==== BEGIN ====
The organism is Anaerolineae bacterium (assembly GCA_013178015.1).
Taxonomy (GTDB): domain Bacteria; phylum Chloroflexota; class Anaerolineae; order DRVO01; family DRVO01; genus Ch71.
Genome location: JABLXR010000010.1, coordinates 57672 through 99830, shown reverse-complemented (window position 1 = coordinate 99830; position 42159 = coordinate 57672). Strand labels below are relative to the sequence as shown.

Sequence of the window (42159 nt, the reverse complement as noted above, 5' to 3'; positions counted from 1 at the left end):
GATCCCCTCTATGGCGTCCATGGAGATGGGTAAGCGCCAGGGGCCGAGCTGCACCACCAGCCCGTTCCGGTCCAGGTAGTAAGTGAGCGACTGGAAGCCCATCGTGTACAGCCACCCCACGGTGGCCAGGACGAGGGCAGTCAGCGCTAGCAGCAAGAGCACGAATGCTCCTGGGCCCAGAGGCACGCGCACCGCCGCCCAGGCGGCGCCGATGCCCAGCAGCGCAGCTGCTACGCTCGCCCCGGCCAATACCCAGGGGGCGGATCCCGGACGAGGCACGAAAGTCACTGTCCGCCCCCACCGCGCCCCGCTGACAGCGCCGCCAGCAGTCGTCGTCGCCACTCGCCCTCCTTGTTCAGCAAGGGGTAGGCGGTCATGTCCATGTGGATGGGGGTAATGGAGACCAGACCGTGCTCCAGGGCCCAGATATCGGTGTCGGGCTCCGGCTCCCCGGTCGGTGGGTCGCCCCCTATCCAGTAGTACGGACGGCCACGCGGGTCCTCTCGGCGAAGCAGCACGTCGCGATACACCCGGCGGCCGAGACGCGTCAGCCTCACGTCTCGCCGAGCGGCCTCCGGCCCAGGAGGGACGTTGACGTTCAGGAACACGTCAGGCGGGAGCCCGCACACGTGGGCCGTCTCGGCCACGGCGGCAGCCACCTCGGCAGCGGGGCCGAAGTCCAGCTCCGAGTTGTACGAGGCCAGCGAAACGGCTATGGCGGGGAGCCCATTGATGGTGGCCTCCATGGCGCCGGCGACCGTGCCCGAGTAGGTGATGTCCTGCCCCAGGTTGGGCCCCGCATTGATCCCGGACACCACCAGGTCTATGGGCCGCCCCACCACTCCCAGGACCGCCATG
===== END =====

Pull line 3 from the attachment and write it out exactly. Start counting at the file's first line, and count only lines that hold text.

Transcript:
Genome location: JABLXR010000010.1, coordinates 57672 through 99830, shown reverse-complemented (window position 1 = coordinate 99830; position 42159 = coordinate 57672). Strand labels below are relative to the sequence as shown.